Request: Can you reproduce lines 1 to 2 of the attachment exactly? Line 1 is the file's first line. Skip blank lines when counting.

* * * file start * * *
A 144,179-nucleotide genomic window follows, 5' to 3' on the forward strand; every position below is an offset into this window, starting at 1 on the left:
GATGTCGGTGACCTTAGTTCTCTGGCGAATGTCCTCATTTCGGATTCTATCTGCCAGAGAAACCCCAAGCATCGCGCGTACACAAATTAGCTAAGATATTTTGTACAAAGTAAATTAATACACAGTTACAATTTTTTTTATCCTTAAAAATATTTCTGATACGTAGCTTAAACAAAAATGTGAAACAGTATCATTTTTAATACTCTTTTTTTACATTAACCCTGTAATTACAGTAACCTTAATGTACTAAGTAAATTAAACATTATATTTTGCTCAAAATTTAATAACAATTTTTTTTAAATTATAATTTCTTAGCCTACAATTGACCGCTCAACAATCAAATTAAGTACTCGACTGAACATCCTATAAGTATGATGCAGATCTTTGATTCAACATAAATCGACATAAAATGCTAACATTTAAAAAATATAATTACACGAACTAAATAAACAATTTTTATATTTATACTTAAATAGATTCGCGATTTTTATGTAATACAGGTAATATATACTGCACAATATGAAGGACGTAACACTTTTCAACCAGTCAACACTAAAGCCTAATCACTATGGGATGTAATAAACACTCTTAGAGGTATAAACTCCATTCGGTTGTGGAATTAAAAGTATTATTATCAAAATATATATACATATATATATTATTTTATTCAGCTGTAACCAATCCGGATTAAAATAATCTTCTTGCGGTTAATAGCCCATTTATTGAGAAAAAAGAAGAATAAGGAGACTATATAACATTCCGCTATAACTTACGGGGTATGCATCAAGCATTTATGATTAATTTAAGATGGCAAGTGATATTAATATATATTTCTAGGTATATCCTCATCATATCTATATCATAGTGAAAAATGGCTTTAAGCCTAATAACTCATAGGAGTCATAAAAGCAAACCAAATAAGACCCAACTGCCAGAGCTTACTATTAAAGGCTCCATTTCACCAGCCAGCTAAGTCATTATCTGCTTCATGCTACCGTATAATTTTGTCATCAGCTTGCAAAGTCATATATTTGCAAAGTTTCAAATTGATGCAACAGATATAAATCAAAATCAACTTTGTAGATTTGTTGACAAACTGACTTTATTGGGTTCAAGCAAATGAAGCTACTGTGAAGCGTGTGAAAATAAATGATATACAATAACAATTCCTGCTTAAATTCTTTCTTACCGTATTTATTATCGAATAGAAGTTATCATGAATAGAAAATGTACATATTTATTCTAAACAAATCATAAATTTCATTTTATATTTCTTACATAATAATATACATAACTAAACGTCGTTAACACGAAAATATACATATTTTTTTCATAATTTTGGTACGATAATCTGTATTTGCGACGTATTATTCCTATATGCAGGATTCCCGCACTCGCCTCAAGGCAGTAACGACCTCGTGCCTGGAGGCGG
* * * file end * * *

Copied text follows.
A 144,179-nucleotide genomic window follows, 5' to 3' on the forward strand; every position below is an offset into this window, starting at 1 on the left:
GATGTCGGTGACCTTAGTTCTCTGGCGAATGTCCTCATTTCGGATTCTATCTGCCAGAGAAACCCCAAGCATCGCGCGTACACAAATTAGCTAAGATATTTTGTACAAAGTAAATTAATACACAGTTACAATTTTTTTTATCCTTAAAAATATTTCTGATACGTAGCTTAAACAAAAATGTGAAACAGTATCATTTTTAATACTCTTTTTTTACATTAACCCTGTAATTACAGTAACCTTAATGTACTAAGTAAATTAAACATTATATTTTGCTCAAAATTTAATAACAATTTTTTTTAAATTATAATTTCTTAGCCTACAATTGACCGCTCAACAATCAAATTAAGTACTCGACTGAACATCCTATAAGTATGATGCAGATCTTTGATTCAACATAAATCGACATAAAATGCTAACATTTAAAAAATATAATTACACGAACTAAATAAACAATTTTTATATTTATACTTAAATAGATTCGCGATTTTTATGTAATACAGGTAATATATACTGCACAATATGAAGGACGTAACACTTTTCAACCAGTCAACACTAAAGCCTAATCACTATGGGATGTAATAAACACTCTTAGAGGTATAAACTCCATTCGGTTGTGGAATTAAAAGTATTATTATCAAAATATATATACATATATATATTATTTTATTCAGCTGTAACCAATCCGGATTAAAATAATCTTCTTGCGGTTAATAGCCCATTTATTGAGAAAAAAGAAGAATAAGGAGACTATATAACATTCCGCTATAACTTACGGGGTATGCATCAAGCATTTATGATTAATTTAAGATGGCAAGTGATATTAATATATATTTCTAGGTATATCCTCATCATATCTATATCATAGTGAAAAATGGCTTTAAGCCTAATAACTCATAGGAGTCATAAAAGCAAACCAAATAAGACCCAACTGCCAGAGCTTACTATTAAAGGCTCCATTTCACCAGCCAGCTAAGTCATTATCTGCTTCATGCTACCGTATAATTTTGTCATCAGCTTGCAAAGTCATATATTTGCAAAGTTTCAAATTGATGCAACAGATATAAATCAAAATCAACTTTGTAGATTTGTTGACAAACTGACTTTATTGGGTTCAAGCAAATGAAGCTACTGTGAAGCGTGTGAAAATAAATGATATACAATAACAATTCCTGCTTAAATTCTTTCTTACCGTATTTATTATCGAATAGAAGTTATCATGAATAGAAAATGTACATATTTATTCTAAACAAATCATAAATTTCATTTTATATTTCTTACATAATAATATACATAACTAAACGTCGTTAACACGAAAATATACATATTTTTTTCATAATTTTGGTACGATAATCTGTATTTGCGACGTATTATTCCTATATGCAGGATTCCCGCACTCGCCTCAAGGCAGTAACGACCTCGTGCCTGGAGGCGG